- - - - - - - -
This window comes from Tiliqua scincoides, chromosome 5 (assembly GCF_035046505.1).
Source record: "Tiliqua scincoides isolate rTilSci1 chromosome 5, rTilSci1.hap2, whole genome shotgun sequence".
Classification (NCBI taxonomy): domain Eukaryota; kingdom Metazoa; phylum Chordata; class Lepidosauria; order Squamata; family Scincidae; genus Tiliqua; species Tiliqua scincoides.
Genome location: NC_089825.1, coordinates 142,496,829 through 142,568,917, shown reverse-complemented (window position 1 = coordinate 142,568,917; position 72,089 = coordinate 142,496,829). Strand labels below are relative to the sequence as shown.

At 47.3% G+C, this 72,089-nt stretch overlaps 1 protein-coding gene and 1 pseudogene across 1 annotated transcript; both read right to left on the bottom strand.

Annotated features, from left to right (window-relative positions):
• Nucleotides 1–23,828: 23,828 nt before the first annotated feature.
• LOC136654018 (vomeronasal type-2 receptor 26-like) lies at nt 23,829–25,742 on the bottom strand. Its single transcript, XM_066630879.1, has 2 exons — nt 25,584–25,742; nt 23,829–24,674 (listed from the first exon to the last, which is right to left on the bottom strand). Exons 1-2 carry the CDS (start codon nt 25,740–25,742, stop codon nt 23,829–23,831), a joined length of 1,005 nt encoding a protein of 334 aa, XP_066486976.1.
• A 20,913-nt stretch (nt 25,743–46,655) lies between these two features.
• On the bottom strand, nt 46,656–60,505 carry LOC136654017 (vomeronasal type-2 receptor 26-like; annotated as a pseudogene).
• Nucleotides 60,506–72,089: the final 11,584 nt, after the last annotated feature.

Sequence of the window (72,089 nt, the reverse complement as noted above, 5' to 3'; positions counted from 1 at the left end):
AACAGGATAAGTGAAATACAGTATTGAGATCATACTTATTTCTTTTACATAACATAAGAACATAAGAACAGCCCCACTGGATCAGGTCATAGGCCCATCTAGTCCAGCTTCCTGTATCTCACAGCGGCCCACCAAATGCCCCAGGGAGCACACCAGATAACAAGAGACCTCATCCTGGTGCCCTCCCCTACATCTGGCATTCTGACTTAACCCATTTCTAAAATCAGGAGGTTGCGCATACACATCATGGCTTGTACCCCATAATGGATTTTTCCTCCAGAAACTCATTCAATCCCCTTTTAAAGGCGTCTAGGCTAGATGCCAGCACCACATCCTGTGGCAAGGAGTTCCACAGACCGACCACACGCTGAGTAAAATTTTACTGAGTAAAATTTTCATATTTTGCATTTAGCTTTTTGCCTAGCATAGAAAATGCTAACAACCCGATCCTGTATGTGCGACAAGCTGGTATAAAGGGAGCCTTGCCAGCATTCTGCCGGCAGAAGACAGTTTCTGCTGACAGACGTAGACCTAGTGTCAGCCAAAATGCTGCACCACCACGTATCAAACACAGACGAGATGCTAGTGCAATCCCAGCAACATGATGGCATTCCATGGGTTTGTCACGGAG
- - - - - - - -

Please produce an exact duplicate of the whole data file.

This window comes from Tiliqua scincoides, chromosome 5 (assembly GCF_035046505.1).
Source record: "Tiliqua scincoides isolate rTilSci1 chromosome 5, rTilSci1.hap2, whole genome shotgun sequence".
Classification (NCBI taxonomy): domain Eukaryota; kingdom Metazoa; phylum Chordata; class Lepidosauria; order Squamata; family Scincidae; genus Tiliqua; species Tiliqua scincoides.
Genome location: NC_089825.1, coordinates 142,496,829 through 142,568,917, shown reverse-complemented (window position 1 = coordinate 142,568,917; position 72,089 = coordinate 142,496,829). Strand labels below are relative to the sequence as shown.

At 47.3% G+C, this 72,089-nt stretch overlaps 1 protein-coding gene and 1 pseudogene across 1 annotated transcript; both read right to left on the bottom strand.

Annotated features, from left to right (window-relative positions):
• Nucleotides 1–23,828: 23,828 nt before the first annotated feature.
• LOC136654018 (vomeronasal type-2 receptor 26-like) lies at nt 23,829–25,742 on the bottom strand. Its single transcript, XM_066630879.1, has 2 exons — nt 25,584–25,742; nt 23,829–24,674 (listed from the first exon to the last, which is right to left on the bottom strand). Exons 1-2 carry the CDS (start codon nt 25,740–25,742, stop codon nt 23,829–23,831), a joined length of 1,005 nt encoding a protein of 334 aa, XP_066486976.1.
• A 20,913-nt stretch (nt 25,743–46,655) lies between these two features.
• On the bottom strand, nt 46,656–60,505 carry LOC136654017 (vomeronasal type-2 receptor 26-like; annotated as a pseudogene).
• Nucleotides 60,506–72,089: the final 11,584 nt, after the last annotated feature.

Sequence of the window (72,089 nt, the reverse complement as noted above, 5' to 3'; positions counted from 1 at the left end):
AACAGGATAAGTGAAATACAGTATTGAGATCATACTTATTTCTTTTACATAACATAAGAACATAAGAACAGCCCCACTGGATCAGGTCATAGGCCCATCTAGTCCAGCTTCCTGTATCTCACAGCGGCCCACCAAATGCCCCAGGGAGCACACCAGATAACAAGAGACCTCATCCTGGTGCCCTCCCCTACATCTGGCATTCTGACTTAACCCATTTCTAAAATCAGGAGGTTGCGCATACACATCATGGCTTGTACCCCATAATGGATTTTTCCTCCAGAAACTCATTCAATCCCCTTTTAAAGGCGTCTAGGCTAGATGCCAGCACCACATCCTGTGGCAAGGAGTTCCACAGACCGACCACACGCTGAGTAAAATTTTACTGAGTAAAATTTTCATATTTTGCATTTAGCTTTTTGCCTAGCATAGAAAATGCTAACAACCCGATCCTGTATGTGCGACAAGCTGGTATAAAGGGAGCCTTGCCAGCATTCTGCCGGCAGAAGACAGTTTCTGCTGACAGACGTAGACCTAGTGTCAGCCAAAATGCTGCACCACCACGTATCAAACACAGACGAGATGCTAGTGCAATCCCAGCAACATGATGGCATTCCATGGGTTTGTCACGGAG